By: Leilah Zahedi-Spung, MD
“Please don’t let me die. Please save my baby.” She was gasping between labored breaths on the operating room table, squeezing my hand, and begging me to save her life as we prepared to emergently intubate and deliver her. She had COVID-19 and had rapidly worsened overnight. So now we were moving forward with a preterm delivery to optimize her care and prevent further harm. While I comforted her and told her that we were all there to care for her and would do our best, I was filled with dread myself. Under the gown, two pairs of gloves, one surgical mask, one N95 mask, and a face shield was my very own pregnancy bump.
I was 24 weeks pregnant and terrified we wouldn’t be able to save her and equally as terrified that I would get infected. I didn’t want to take deep breaths and was sweating through my scrubs. I had the urge to constantly check the seal on my mask, which I fought to avoid touching. This was prior to vaccinations so we relied solely on our personal protective equipment to do just that, protect. We had been dealing with COVID-19 for nine months at this point but were experiencing a particularly harsh surge in our area. We knew that pregnant people were at a significantly increased risk of severe complications from COVID-19 and had watched many of them fight so hard for their lives.
Thankfully both mother and baby survived thanks to the amazing team who saved their lives that night. Her pleas are seared into my memory because her fear was my fear. The fear of getting sick and needing to be hospitalized, alone. The fear of leaving my toddler and husband at home while hospitalized. The fear of not being able to say goodbye. The fear of leaving my husband to make unthinkable choices about my health and the health of our unborn. The fear of never meeting him. The fear of bringing the deadly virus home to my husband, toddler, parents, or in-laws.
While most physicians have plans about how they’d like to die, I truly believe that many of us considered what that would actually look like more often than we’d like to admit during the pandemic. I made contingency plans with my friends in medicine to help guide my non-medical husband through the process if I were critically ill. Plans that included when to favor my life over our unborn and when to favor his over mine. Most of which, I never discussed with him because I didn’t want him to share my same fears.
Before I went home from that shift, I took a shower like had been customary in order to wash off any remnants of the day and hopefully avoid exposing my family. I double sanitized my watch, badges, and glasses. I kept bleach wipes in my car to wipe down door handles and my steering wheel. I called my husband and we discussed whether I should stay in a hotel for the next few days and wait out if I would start showing symptoms. Ultimately, we decided I should come home, like all the times before, because I knew I couldn’t do my job if I couldn’t hug my family. I left my shoes outside the house and promptly put my clothes in the washer. This was my ritual. The ritual that I hoped would keep us safe. The ritual that gave me a sense of security. The ritual that would allow me to sleep.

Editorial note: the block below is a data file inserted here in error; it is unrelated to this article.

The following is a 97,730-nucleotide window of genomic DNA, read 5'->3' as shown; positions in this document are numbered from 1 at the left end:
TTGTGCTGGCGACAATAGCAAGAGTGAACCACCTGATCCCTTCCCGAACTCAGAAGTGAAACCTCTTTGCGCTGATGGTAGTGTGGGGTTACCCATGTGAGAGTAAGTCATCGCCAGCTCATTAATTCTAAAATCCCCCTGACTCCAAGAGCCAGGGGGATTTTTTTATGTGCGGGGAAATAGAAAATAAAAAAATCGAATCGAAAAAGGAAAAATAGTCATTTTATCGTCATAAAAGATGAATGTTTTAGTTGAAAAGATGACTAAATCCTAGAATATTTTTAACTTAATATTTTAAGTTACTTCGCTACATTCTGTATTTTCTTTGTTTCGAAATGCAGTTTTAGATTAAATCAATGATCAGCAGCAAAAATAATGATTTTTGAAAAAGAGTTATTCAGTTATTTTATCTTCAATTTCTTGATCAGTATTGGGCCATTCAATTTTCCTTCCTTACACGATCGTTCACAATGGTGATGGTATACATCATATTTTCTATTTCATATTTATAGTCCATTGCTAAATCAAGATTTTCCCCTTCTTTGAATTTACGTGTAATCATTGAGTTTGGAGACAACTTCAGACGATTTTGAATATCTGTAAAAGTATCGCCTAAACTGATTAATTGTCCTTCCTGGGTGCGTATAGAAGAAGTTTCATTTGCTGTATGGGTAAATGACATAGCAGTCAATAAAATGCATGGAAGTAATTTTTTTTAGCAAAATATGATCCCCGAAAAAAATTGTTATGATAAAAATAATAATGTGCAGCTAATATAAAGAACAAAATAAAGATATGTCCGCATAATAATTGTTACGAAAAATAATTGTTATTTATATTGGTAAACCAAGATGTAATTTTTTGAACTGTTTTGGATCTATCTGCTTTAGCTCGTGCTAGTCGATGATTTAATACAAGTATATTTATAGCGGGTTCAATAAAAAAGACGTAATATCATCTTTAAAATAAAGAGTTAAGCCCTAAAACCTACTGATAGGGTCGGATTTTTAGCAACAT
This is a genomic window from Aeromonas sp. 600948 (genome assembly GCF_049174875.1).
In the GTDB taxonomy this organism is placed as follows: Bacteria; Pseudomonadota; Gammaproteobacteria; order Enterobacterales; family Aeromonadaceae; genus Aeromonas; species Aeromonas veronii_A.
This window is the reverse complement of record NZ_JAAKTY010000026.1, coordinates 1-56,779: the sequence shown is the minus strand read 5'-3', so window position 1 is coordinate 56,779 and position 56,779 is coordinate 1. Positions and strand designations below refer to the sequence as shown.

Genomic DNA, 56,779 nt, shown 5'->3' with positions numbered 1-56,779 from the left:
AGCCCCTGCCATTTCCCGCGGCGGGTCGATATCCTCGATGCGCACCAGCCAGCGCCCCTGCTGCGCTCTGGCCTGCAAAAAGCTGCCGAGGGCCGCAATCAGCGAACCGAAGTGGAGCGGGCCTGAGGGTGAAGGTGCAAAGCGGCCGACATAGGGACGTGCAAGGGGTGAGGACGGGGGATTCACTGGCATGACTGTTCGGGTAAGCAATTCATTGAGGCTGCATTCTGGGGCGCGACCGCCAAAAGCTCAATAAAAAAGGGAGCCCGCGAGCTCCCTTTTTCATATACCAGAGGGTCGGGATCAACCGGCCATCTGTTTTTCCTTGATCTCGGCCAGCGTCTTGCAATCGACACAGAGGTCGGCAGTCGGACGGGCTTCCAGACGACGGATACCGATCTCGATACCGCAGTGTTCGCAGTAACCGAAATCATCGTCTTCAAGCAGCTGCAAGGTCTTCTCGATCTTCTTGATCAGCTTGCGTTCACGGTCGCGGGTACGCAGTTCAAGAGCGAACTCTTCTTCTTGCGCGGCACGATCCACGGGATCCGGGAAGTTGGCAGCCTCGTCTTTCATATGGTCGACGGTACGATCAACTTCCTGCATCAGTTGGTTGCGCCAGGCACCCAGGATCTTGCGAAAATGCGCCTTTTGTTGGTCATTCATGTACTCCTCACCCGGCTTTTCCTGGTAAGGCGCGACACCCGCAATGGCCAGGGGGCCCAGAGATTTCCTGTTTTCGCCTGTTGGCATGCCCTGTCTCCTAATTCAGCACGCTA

I woke up after several hours and was greeted with a message about the status of our patients from overnight, all good news. It was a job well-done. I was grateful for the work we did but grieved for my patient who would remember her birth experience filled with fear.
Then in December of 2020, Pfizer reported results of a vaccine trial showing more than 90% coverage and safety. Finally, light at the end of the tunnel. Surely this would mean the pandemic would come to a screeching end. My medical colleagues celebrated our time slots for vaccination, and I was so grateful for science that would not only protect me but my still growing son, too. Relief washed over me for the first time in almost 12 months. Then came the barrage of misinformation and vaccine hesitancy and the pandemic continued to rage. Grief returned as I mourned the idea that this could’ve been over.
Fast forward to today and we are battling a pandemic with more infectious and deadly variants due to the lack of vaccine uptake. Pregnant people continue to die needless deaths, children are orphaned, and to make matters worse, children are now dying. I plead daily with pregnant and postpartum patients to get vaccinated and protect themselves. Science continues to amaze us though as we now have approval for children to be protected by the vaccine. So, I continue to hold grief and gratitude as we continue walking through this pandemic and hope for an end.
To learn more about COVID-19 vaccination before, during, or after pregnancy, visit the Society for Maternal-Fetal Medicine’s website: HighRiskPregnancyInfo.org.